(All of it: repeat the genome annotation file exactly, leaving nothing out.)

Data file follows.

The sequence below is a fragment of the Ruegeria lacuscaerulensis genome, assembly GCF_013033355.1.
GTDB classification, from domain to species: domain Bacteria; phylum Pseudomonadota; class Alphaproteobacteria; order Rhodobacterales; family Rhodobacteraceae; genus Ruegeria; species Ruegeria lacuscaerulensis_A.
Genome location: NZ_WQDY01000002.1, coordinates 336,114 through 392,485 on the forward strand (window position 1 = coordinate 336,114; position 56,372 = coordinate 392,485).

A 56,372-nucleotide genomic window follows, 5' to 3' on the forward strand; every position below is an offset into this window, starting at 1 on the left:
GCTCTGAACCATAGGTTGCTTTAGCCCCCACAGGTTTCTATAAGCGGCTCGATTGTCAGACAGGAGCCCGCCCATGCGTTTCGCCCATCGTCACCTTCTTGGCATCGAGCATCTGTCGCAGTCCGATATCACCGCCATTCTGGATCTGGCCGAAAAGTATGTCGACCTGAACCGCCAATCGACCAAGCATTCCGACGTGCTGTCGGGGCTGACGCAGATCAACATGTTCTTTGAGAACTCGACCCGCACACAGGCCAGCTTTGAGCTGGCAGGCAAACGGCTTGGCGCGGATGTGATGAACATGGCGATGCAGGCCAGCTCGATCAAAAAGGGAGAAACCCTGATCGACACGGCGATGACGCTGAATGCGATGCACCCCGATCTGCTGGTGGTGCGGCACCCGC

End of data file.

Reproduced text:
The sequence below is a fragment of the Ruegeria lacuscaerulensis genome, assembly GCF_013033355.1.
GTDB classification, from domain to species: domain Bacteria; phylum Pseudomonadota; class Alphaproteobacteria; order Rhodobacterales; family Rhodobacteraceae; genus Ruegeria; species Ruegeria lacuscaerulensis_A.
Genome location: NZ_WQDY01000002.1, coordinates 336,114 through 392,485 on the forward strand (window position 1 = coordinate 336,114; position 56,372 = coordinate 392,485).

A 56,372-nucleotide genomic window follows, 5' to 3' on the forward strand; every position below is an offset into this window, starting at 1 on the left:
GCTCTGAACCATAGGTTGCTTTAGCCCCCACAGGTTTCTATAAGCGGCTCGATTGTCAGACAGGAGCCCGCCCATGCGTTTCGCCCATCGTCACCTTCTTGGCATCGAGCATCTGTCGCAGTCCGATATCACCGCCATTCTGGATCTGGCCGAAAAGTATGTCGACCTGAACCGCCAATCGACCAAGCATTCCGACGTGCTGTCGGGGCTGACGCAGATCAACATGTTCTTTGAGAACTCGACCCGCACACAGGCCAGCTTTGAGCTGGCAGGCAAACGGCTTGGCGCGGATGTGATGAACATGGCGATGCAGGCCAGCTCGATCAAAAAGGGAGAAACCCTGATCGACACGGCGATGACGCTGAATGCGATGCACCCCGATCTGCTGGTGGTGCGGCACCCGC